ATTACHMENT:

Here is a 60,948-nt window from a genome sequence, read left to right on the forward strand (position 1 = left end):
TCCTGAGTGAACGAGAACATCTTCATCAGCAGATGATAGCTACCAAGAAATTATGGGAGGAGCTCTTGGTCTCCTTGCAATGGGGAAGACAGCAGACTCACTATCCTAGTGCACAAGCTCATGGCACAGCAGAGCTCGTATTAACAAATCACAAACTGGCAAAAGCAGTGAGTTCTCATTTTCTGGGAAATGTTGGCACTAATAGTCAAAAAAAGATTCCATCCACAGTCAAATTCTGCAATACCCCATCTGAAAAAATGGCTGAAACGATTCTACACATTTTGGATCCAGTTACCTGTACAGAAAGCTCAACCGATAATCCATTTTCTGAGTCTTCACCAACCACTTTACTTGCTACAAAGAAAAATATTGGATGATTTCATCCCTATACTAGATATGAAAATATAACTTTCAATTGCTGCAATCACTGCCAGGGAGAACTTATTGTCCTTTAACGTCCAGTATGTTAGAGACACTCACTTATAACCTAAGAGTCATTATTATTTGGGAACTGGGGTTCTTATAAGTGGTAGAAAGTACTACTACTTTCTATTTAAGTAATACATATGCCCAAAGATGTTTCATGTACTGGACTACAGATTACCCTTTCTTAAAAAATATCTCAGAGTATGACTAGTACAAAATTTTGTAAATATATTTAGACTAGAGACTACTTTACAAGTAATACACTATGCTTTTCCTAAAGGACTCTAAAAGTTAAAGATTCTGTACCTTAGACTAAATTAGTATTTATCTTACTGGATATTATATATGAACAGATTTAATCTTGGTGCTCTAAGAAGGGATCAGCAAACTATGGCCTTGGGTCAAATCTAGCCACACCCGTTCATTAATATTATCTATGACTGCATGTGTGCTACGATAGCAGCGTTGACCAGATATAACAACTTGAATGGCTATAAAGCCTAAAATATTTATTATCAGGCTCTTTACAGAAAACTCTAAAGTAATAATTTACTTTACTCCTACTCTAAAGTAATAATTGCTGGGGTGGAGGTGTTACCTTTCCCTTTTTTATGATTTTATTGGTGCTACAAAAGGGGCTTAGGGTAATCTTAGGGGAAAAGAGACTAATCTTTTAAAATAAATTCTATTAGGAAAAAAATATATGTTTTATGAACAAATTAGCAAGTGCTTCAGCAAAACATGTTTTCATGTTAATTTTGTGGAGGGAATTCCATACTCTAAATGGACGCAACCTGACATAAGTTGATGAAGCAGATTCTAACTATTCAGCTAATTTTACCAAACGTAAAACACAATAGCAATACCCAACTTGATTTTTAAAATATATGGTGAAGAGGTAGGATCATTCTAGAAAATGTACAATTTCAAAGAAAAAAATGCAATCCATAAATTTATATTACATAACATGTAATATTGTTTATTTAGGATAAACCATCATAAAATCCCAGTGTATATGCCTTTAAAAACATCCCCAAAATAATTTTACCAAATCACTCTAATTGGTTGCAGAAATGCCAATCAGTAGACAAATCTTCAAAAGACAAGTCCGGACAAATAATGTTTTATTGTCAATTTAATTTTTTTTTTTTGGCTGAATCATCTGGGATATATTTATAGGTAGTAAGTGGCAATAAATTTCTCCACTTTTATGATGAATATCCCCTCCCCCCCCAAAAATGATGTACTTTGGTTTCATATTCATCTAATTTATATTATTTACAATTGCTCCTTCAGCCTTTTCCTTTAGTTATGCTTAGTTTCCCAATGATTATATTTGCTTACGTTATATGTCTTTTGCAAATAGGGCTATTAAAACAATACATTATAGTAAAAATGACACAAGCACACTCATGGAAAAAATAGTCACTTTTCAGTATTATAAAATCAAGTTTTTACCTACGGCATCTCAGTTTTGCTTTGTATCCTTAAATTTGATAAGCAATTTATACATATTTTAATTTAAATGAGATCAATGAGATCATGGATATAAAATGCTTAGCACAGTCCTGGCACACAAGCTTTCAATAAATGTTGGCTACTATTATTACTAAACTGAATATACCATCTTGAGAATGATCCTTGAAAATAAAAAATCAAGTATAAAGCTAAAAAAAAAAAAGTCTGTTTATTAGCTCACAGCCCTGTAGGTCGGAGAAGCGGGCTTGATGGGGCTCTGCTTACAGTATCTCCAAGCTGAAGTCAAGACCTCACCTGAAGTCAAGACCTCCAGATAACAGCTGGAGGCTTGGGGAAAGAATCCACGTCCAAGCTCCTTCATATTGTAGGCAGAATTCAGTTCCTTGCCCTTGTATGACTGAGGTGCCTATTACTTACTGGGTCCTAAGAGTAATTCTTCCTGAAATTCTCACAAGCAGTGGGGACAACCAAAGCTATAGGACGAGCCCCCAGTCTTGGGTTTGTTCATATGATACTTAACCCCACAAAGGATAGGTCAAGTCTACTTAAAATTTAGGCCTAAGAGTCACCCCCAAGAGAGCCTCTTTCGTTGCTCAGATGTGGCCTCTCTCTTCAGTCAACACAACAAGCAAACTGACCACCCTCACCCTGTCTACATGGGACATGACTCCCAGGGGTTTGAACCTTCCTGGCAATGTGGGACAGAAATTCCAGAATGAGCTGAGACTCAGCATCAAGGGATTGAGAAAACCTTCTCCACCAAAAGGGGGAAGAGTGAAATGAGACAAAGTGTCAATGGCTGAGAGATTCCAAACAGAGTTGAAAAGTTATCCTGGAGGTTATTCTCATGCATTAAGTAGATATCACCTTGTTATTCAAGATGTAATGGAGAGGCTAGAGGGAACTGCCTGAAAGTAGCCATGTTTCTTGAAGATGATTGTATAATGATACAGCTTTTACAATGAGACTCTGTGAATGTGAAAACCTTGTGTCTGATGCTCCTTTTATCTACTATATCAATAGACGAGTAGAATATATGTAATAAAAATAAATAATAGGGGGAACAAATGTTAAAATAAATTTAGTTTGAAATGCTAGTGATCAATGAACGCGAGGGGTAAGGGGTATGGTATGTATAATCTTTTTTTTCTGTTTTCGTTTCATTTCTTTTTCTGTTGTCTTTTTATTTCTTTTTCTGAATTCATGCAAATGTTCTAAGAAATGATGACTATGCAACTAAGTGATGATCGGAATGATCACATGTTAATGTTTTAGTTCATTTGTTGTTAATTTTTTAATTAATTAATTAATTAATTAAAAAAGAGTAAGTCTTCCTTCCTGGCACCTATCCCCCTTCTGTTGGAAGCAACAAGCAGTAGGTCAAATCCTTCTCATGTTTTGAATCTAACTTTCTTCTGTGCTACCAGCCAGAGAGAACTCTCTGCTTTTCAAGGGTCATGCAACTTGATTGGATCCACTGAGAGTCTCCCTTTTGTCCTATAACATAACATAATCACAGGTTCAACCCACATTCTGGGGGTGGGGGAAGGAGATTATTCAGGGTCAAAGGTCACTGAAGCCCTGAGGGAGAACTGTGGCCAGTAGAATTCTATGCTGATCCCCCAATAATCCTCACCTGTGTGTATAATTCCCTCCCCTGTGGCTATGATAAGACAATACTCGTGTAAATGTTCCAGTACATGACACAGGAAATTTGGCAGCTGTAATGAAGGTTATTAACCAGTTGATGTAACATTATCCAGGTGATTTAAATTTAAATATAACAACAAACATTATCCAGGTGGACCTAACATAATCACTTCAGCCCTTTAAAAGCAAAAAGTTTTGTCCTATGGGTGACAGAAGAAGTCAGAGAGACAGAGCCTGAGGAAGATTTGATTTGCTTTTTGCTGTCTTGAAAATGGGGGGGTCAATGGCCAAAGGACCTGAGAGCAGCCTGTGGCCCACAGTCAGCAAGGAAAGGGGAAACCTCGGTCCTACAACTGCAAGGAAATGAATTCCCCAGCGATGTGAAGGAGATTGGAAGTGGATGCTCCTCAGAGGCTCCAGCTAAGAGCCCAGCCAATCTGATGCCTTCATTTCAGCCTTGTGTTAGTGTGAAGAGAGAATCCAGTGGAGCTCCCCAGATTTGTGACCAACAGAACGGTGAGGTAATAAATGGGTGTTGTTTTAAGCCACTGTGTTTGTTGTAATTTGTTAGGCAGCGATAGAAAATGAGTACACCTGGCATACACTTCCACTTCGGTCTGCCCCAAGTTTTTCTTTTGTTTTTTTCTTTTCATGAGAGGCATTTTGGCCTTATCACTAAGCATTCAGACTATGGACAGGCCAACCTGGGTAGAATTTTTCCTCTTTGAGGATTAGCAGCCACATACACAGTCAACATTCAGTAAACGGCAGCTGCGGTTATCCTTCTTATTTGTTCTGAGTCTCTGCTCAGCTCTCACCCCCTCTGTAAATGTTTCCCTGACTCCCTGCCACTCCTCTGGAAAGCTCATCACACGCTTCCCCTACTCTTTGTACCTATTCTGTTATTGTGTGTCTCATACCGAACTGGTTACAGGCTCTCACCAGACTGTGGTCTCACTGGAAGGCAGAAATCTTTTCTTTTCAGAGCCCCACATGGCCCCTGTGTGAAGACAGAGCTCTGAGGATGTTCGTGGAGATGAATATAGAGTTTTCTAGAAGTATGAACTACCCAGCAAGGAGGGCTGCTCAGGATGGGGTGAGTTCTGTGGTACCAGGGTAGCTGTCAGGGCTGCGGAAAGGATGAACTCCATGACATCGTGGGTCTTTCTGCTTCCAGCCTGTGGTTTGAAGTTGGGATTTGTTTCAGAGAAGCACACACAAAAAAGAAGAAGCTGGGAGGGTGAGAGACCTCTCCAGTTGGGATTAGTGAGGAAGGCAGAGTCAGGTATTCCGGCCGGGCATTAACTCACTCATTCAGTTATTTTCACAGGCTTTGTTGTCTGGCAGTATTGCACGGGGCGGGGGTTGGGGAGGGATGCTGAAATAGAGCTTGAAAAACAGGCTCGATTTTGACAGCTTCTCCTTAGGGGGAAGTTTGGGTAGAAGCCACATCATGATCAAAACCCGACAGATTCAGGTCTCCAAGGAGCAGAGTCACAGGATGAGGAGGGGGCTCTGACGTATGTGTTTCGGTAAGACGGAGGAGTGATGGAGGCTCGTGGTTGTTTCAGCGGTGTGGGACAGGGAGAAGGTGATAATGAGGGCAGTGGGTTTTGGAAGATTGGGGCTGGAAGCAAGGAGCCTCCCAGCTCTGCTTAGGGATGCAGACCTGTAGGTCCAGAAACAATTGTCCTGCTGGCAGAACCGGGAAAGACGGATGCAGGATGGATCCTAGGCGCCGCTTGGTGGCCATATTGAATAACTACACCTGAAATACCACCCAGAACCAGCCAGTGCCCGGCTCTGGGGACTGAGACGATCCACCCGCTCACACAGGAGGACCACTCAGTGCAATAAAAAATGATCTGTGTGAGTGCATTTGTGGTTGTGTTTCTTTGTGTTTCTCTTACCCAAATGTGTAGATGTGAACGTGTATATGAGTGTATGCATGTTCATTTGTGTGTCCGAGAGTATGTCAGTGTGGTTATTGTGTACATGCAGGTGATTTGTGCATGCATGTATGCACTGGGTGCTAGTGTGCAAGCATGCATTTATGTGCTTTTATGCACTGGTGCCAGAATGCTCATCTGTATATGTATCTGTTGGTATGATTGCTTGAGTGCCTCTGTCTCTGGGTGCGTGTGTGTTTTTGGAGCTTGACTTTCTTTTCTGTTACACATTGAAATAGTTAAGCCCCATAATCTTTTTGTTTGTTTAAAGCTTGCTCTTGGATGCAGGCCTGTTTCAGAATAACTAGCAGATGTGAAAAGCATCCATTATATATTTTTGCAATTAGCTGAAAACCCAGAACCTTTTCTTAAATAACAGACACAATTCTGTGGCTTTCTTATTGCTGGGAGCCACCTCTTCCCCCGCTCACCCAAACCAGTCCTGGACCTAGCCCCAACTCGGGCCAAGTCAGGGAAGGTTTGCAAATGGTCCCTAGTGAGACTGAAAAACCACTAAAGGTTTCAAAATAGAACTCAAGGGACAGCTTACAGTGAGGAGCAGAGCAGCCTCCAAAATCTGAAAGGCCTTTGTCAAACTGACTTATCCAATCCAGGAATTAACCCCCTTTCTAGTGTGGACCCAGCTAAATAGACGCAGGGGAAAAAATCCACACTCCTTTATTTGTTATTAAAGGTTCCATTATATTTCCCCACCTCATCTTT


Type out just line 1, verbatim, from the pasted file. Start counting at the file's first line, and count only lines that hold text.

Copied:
Here is a 60,948-nt window from a genome sequence, read left to right on the forward strand (position 1 = left end):